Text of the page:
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Get Answers Before Joining the ENERGY STAR Challenge, Leaders Advised

Nov 3, 2017

 

Canadian companies interested in the “ENERGY STAR Challenge for Industry” need a clear picture before getting on board. John Pooley, Vice President, Program Development for 360 Energy Inc. told Canadian industry executives and managers that becoming more sophisticated in their knowledge about their energy use will be key.  His comments came as he unveiled a road map for participation in the ENERGY STAR Challenge during a customer briefing on November 2nd.

 

Canada’s Minister of Natural Resources, the Honourable Jim Carr, recently challenged industrial and manufacturing plants, as well as aggregate operations and greenhouses, to improve energy efficiency by 10 percent within five years. He claimed the ENERGY STAR Challenge will improve their productivity, environmental performance and bottom lines.

 

Mr. Pooley said the benefits cited by the Minister can be achieved only with adequate preparation.  A business must first map their current energy use.  Managers need basic information such as how much energy is used in production and how much is used for heating and lighting. Then, decisions are needed on a production metric and to determine if success is feasible. A plant that is expected to increase its production will find the ENERGY STAR Challenge easier to meet than one that is not, Pooley noted.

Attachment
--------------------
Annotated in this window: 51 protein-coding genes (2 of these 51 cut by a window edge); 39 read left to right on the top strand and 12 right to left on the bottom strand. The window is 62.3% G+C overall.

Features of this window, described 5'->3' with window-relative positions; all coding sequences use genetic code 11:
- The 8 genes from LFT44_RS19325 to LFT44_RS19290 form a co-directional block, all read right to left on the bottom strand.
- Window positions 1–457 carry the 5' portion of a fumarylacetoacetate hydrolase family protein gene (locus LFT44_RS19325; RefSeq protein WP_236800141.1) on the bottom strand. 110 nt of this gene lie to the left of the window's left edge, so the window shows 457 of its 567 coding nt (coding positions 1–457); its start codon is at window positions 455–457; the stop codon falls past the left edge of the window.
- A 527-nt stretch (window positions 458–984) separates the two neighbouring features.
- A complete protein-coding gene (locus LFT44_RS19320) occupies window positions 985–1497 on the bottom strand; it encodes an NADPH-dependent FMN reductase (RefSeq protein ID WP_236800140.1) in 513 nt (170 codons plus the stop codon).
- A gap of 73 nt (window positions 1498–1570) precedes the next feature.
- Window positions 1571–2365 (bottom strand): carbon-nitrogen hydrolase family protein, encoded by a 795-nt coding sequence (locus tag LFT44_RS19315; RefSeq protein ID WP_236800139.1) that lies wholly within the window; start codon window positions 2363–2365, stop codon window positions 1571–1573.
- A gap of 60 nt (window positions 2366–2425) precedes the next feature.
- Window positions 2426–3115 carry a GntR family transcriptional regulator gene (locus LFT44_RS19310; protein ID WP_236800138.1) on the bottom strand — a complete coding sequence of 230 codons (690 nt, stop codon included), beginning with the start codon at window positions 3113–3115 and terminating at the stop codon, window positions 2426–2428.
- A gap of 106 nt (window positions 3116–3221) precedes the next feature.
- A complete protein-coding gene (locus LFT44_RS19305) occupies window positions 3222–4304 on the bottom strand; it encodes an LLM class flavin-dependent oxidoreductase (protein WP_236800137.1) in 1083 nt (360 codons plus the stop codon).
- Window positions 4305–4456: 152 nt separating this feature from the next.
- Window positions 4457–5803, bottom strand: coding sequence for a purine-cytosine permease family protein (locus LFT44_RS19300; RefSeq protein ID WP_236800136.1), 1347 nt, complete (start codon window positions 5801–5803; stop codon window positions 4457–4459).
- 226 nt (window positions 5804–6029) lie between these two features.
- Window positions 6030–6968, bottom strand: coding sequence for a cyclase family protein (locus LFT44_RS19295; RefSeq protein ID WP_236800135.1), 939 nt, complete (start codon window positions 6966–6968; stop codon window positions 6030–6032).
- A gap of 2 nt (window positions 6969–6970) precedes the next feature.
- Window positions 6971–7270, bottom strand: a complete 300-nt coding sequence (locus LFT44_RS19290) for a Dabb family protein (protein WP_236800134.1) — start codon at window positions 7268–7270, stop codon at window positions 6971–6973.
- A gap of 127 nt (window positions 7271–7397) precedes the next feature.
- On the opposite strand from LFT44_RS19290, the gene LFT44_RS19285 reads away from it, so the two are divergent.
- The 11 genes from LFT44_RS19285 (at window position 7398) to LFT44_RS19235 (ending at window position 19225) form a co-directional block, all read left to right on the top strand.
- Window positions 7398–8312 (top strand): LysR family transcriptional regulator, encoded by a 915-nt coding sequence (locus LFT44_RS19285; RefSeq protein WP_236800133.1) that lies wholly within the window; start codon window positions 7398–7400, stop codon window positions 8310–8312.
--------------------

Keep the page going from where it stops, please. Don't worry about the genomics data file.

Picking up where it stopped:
He gave participants a check list of 5 critical questions to answer before enrolling:

  1. Can meters report production based energy use separate from other energy uses?
  2. What proportion of energy use is specifically production-based?
  3. Is there a single measure of production for the whole plant/site?
  4. Is it possible to improve the energy target by 10% for at least 12 months?
  5. What are the benefits from participating?

 

David Arkell, CEO of 360 Energy, applauded any program that makes Canadian business more competitive and efficient. “ISO 50001, 360 Energy’s Certification in Energy Excellence and our Energy Coach Program are tools that can help industry get in front of the energy challenges we are facing. We welcome the Minister introducing the ENERGY STAR Challenge as one more tool that can help.”

 

Arkell added that without engagement and awareness from senior management, programs will sit on a shelf. Managers tend to only use such programs when they know how energy is impacting their operations.  Businesses only proactively prepare for what lies ahead when they are equipped with good energy information. “Knowledge is critical”, Arkell concluded.

 

The briefing was one of a series of initiatives 360 Energy Inc. is organizing to make the challenges and benefits of energy management more widely understood in the market place.

 

Both Arkell and Pooley committed to share with government officials the feedback and insights they receive from Canadian energy consumers. “We need to ensure that programs, such as the ENERGY STAR Challenge for Industry, meet the real needs of Canadian businesses”, Pooley concluded.

 

Energy users wanting to learn more about the Energy Star Challenge and strategically managing their company’s energy usage and costs can contact David Arkell directly at 1-877-431-0332.

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